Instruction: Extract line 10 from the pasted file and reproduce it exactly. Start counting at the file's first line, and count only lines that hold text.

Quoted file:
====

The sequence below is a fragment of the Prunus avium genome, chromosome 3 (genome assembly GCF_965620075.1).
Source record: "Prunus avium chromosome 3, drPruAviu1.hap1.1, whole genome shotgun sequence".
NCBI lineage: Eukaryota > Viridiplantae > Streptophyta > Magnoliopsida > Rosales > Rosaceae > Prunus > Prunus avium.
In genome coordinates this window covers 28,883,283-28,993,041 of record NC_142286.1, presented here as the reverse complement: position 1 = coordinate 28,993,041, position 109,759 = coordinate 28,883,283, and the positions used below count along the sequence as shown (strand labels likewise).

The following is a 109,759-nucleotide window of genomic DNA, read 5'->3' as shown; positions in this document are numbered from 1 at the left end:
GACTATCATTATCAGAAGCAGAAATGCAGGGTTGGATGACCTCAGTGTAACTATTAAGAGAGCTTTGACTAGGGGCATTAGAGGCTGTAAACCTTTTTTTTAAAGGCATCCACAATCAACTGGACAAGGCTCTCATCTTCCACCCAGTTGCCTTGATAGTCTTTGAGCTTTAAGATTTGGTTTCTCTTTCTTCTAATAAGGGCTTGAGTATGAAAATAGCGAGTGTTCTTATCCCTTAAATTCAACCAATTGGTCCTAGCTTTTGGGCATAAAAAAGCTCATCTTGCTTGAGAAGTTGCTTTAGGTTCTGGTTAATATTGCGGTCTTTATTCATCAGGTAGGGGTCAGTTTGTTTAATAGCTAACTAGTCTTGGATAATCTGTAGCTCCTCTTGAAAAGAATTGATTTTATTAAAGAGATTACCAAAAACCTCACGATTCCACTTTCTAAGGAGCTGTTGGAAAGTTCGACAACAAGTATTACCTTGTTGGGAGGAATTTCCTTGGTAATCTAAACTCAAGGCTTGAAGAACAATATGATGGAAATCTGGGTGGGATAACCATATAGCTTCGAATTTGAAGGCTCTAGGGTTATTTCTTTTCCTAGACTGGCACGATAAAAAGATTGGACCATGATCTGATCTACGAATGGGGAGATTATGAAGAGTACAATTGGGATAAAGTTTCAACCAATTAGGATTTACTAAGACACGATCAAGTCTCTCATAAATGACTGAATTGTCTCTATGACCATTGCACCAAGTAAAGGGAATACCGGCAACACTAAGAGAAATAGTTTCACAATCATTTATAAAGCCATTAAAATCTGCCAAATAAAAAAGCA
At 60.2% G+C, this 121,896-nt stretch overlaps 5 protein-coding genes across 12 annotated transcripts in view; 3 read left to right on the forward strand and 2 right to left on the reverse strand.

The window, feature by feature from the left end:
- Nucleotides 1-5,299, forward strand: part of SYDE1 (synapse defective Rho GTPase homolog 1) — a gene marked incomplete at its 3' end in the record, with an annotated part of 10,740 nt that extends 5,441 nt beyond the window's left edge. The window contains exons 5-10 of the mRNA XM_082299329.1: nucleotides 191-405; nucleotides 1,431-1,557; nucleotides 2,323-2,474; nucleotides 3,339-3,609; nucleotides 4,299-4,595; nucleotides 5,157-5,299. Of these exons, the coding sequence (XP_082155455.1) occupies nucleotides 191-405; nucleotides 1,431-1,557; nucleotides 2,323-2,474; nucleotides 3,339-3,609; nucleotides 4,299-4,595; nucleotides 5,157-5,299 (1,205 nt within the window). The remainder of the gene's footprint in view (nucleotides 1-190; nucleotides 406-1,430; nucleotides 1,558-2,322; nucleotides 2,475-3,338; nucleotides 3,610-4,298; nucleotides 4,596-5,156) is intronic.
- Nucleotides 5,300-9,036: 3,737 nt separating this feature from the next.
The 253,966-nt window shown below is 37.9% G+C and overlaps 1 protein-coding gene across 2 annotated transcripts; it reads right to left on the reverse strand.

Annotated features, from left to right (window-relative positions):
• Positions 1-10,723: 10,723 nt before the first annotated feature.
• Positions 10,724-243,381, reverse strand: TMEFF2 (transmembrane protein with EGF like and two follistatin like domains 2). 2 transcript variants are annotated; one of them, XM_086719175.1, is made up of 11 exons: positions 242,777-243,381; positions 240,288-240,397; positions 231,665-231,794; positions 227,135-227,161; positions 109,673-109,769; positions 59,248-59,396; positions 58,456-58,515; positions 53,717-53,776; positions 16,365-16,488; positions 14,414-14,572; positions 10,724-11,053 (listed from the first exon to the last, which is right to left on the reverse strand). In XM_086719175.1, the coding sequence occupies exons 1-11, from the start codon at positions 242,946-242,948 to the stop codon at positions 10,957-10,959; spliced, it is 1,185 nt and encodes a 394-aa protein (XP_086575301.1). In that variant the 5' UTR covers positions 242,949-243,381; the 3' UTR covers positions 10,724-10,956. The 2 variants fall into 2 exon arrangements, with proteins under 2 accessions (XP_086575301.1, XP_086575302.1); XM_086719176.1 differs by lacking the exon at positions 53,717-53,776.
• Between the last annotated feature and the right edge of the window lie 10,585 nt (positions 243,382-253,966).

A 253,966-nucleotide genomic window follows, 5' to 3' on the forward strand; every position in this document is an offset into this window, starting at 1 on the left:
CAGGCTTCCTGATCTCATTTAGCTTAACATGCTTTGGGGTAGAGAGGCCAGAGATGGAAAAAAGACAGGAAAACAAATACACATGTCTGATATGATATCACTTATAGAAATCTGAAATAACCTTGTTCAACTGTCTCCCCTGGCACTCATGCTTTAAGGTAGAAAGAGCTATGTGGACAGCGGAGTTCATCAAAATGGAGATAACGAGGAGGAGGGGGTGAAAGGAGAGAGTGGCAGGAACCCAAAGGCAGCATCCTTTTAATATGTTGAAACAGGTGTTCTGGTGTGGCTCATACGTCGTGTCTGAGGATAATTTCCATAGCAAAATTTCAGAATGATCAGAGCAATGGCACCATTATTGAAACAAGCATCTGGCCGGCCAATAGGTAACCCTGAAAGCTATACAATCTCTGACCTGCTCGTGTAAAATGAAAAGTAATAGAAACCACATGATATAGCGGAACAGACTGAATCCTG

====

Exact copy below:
- Nucleotides 5,300-9,036: 3,737 nt separating this feature from the next.